Do you know that one of the most commonly misspelled words in the English language is--"misspelled"? That sneaky double s has tripped more than a few people.
Just as most misspellings of proper names (discussed last week) are due to variations from the "regular" spellings, other frequently misspelled words achieve that status by violating convention. Remember the grade-school spelling rule "i before e except after c or when sounded like a as in neighbor and weigh"? But... how do you spell "height"?
You form plurals by adding s; but then how do you explain "mouse" and "mice"? Or "woman" and "women"? Or "goose" and "geese"--and for that matter, why is the plural of "mongoose" still “mongooses”?
And what about words that are spelled one way and pronounced another--and letter combinations for which there seem to be no conventional pronunciations? Why does "knife" have a k in it? Why doesn't "dough" rhyme with "rough," nor "key" with "obey," nor "plow" with "tow"?
Be grateful if you learned English in toddlerhood. The more-or-less-official tongue of international business is perhaps the hardest language in the world for adults to master. Blame a centuries-long habit of freely adopting words from other languages, no doubt aided and abetted by the British Empire period.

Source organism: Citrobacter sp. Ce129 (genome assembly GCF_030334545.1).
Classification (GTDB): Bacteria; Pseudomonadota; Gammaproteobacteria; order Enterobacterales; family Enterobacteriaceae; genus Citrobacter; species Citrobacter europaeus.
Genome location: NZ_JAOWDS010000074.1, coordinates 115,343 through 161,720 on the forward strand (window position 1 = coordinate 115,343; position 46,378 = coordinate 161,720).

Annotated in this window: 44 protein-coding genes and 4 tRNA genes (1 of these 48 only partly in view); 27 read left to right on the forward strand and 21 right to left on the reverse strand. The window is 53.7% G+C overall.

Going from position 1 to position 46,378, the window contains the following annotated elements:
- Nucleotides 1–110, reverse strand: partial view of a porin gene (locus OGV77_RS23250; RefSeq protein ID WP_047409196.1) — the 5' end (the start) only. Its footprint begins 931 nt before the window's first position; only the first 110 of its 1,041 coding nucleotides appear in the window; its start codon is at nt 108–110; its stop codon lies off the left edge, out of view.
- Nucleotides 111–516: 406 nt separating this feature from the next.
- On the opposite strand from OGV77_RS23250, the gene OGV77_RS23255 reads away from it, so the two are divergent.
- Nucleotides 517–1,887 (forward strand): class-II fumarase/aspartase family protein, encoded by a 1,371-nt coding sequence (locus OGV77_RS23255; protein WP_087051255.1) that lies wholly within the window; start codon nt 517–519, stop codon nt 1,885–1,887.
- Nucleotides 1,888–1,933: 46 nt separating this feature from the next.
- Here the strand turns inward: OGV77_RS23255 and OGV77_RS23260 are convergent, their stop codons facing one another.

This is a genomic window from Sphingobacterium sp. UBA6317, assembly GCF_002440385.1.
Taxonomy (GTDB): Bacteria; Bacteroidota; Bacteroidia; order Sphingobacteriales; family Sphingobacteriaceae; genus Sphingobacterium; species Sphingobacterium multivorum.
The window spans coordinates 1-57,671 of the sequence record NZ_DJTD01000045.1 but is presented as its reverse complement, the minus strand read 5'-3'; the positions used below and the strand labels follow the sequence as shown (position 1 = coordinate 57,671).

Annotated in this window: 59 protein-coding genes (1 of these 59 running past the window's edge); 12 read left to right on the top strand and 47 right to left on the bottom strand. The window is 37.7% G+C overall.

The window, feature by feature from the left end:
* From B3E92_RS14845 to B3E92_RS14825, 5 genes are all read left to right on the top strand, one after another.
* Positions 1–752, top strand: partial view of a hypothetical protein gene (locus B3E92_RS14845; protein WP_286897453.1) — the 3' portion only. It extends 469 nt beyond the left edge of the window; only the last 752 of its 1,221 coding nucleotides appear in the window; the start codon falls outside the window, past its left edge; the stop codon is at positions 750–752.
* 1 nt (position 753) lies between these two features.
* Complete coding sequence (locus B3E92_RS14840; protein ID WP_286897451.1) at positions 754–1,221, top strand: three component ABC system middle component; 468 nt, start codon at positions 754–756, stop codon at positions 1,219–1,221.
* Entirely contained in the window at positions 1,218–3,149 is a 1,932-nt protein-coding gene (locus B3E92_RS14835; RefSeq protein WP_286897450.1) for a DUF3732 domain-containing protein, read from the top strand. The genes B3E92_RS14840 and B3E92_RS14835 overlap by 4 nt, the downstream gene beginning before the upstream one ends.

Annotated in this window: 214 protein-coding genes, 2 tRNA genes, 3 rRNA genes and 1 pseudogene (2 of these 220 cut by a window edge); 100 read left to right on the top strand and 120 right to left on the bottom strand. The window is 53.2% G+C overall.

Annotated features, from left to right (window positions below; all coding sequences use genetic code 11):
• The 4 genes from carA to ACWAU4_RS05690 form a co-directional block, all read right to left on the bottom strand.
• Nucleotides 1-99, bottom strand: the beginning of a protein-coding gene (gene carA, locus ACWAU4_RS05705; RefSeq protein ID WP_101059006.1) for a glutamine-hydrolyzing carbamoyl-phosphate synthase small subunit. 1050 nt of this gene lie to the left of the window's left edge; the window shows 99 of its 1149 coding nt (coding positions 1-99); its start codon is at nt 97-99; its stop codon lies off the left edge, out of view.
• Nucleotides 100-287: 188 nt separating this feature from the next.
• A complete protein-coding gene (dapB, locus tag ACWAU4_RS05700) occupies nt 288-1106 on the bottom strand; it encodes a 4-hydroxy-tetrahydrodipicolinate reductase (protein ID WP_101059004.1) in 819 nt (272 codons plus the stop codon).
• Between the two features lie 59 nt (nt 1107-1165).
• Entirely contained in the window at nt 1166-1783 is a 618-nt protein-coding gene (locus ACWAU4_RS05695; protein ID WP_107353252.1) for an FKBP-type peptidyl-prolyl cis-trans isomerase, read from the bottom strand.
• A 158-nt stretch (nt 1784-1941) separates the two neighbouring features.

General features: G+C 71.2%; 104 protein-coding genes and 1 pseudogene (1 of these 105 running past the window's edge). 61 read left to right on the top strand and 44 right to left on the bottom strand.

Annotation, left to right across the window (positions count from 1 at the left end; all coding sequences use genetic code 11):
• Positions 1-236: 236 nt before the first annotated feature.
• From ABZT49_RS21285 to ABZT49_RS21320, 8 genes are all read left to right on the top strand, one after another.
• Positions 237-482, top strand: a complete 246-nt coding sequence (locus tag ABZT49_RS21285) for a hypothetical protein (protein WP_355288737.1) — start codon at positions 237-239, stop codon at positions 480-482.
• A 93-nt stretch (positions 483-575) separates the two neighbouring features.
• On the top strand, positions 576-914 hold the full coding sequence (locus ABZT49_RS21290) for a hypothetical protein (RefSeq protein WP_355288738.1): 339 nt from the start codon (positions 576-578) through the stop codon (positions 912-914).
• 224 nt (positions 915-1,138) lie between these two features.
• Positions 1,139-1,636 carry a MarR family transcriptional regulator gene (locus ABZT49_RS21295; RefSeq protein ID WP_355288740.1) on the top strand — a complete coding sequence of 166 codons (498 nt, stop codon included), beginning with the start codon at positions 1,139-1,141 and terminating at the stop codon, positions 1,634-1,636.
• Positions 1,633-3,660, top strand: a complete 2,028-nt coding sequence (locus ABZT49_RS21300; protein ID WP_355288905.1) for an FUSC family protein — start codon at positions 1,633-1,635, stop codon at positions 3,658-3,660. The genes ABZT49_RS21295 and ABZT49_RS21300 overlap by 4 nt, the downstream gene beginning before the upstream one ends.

Nonetheless, and like it or not, people still see sloppy spelling as a sign of ignorance or carelessness or both. Blind faith in your spell checker is not an advisable solution: few computers can tell the difference between "twenty-four resources" and "twenty for Resources." At times, we all have to revert to the ancient "look it up" method.
However, no dictionary can help if you're so uncertain of a spelling that you can’t find it in the alphabetical list or keyword search, or if you're like the college student who lamented, "My professors say I have to learn to look up words when I'm in doubt--but I'm never in doubt!" The only thing resembling preventive medicine is to review likely-to-be-misspelled words until the correct spelling is burned into your memory. Do you have "misspelled" straight? Good; now here are ten more words to memorize before drafting your next business proposal:
10. Stationery (as in "writing paper," not to be confused with stationary, which means "motionless")
When you have all those right, visit the "Most Often Misspelled Words" page at yourdictionary.com for a top-100 list and some useful memory aids....
...the word for which is spelled M-N-E-M-O-N-I-C-S and pronounced “knee-MAWN-iks.”